There has never been a time when I needed a reason for visiting a Chinese restaurant: I had my first Chinese meal when I was 13 (in the university area of Edinburgh during the Festival) and I have adored the Chinese style of eating ever since.
But when I went to Hemudu last week, I did so for two reasons: having tried their superb €18.50 menú del día last September, I wanted to check out their à la carte dishes — and it was the start of the Chinese New Year.
The Chinese are the most superstitious people in the world and the dishes they eat during lunar new year meals are loaded with symbols that will bring good fortune, happiness and wealth during the coming year. Anyway, that’s the belief. Although I’m not a believer I nonetheless went through the motions and ordered dishes that had some lunar new year symbolism.
Spring rolls are a must at the new year because they symbolise the old imperial gold ingots and, therefore, future wealth. As I had already tried Hemudu’s spring rolls (and gave them a 10) I went for rolls filled with roast duck.
Filled? They were packed tight with slivers of duck that were tender and moist and really tasted of duck. I’ve never had such a well-stuffed roll and seldom has a wrap been so crunchy. I don’t know that oxtail has any symbolic role in a new year meal, but what I do know is that Chinese cooks work wonders with all cuts of tough meat — even with sinews, which they do as soft as butter on a hot August day.
Oxtail is like shin of beef (which signifies stability on the new year table) in that it needs long slow cooking to break down the tough connective tissue in those cuts of meat.
However, there’s a knack to doing these sinewy cuts: they need an extensive cooking time, but there comes a moment when the cooking has to stop. If it doesn’t, the meat’s collagen, which holds the fibres together, will melt away and leave nothing but unappetising strings of tissue.
This is what Chinese cooks are so good at: they can get the meat on an oxtail to be butter soft but with enough collagen to bind the tissues and preserve the meat’s density.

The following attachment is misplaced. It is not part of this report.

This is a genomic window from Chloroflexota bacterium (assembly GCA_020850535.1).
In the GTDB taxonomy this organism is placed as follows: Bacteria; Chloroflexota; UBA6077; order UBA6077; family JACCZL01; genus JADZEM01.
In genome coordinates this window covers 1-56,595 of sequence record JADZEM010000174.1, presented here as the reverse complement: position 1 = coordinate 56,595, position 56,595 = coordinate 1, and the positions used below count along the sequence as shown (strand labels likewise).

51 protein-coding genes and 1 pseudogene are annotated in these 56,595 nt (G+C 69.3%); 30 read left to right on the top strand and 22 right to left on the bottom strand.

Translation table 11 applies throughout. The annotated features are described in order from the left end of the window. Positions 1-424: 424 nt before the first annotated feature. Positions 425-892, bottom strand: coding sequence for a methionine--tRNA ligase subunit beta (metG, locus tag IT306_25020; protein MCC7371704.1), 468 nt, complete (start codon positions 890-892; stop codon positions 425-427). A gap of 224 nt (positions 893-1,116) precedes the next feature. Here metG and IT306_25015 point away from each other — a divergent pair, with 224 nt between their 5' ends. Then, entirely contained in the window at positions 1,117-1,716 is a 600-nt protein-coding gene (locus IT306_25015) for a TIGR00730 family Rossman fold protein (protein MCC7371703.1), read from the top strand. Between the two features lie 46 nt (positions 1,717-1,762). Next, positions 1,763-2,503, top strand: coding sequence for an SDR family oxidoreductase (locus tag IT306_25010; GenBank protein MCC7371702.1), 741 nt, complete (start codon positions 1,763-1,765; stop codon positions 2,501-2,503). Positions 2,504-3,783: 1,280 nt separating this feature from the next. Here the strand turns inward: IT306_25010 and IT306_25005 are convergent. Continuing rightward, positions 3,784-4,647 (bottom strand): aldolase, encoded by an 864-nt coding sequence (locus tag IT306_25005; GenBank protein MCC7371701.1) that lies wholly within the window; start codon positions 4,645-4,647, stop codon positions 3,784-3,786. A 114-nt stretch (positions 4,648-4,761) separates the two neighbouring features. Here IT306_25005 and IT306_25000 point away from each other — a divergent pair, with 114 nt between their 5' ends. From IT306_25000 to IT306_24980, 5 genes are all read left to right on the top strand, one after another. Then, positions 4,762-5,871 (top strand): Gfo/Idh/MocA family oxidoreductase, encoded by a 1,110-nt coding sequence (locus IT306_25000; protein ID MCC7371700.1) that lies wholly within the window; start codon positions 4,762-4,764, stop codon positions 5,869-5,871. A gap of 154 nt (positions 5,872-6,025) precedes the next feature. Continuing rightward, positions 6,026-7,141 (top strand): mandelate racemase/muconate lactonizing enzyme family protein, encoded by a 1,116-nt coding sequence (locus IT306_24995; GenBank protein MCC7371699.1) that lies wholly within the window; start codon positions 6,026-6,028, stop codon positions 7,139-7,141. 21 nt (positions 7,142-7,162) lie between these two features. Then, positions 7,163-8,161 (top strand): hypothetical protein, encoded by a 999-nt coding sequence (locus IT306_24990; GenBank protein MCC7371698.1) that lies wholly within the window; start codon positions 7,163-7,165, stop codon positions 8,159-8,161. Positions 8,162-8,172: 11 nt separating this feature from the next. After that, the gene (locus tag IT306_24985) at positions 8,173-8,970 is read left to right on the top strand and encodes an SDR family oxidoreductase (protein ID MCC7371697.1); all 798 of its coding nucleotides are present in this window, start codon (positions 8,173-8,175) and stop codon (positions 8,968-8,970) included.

The bony knobs of tail were cut through with a clever so the meat was clinging to smallish pieces of bone and could be picked off with chopsticks.
This was a scrummy dish and one of the best pieces of oxtail I have ever eaten. I had no hesitation in giving it a top 10 rating. You’ll love it, Monro.
Two superb meals in the space of less than four months confirm Hemudu as one of the best Chinese restaurants Palma has ever had. It is superior on all counts: the dining room is stylish, cooking standards are high, portions are more than generous and there is an excellent choice of dishes. It comes as a bit of a surprise that prices are most reasonable — and sometimes downright economical. The duck rolls were fabulous: moist slivers of duck packed into crunchy wraps as tightly as sardines in a can.
The dish with crispy and soft noodles plus snippets of chicken in a tasty sauce was different and delicious. The oxtail was one of the best I’ve ever had and was worth a 10.
Restaurante Hemudu, Calle Rubén Dario 1, Palma. Tel:971-327902.
Open every day for lunch and dinner. They do an excellent €18.50 menú del día from Monday to Friday. The dining room isn’t very big so it’s best to book, even for lunch on weekdays.
- Crunchy duck roll, €5.20
- Chicken rice noodles, €7.20
- Oxtail with mushrooms, €11.50
- Two bowls white rice, €4.80
- 2 cañas, €4
Total cost with VAT: 32.70 euros.
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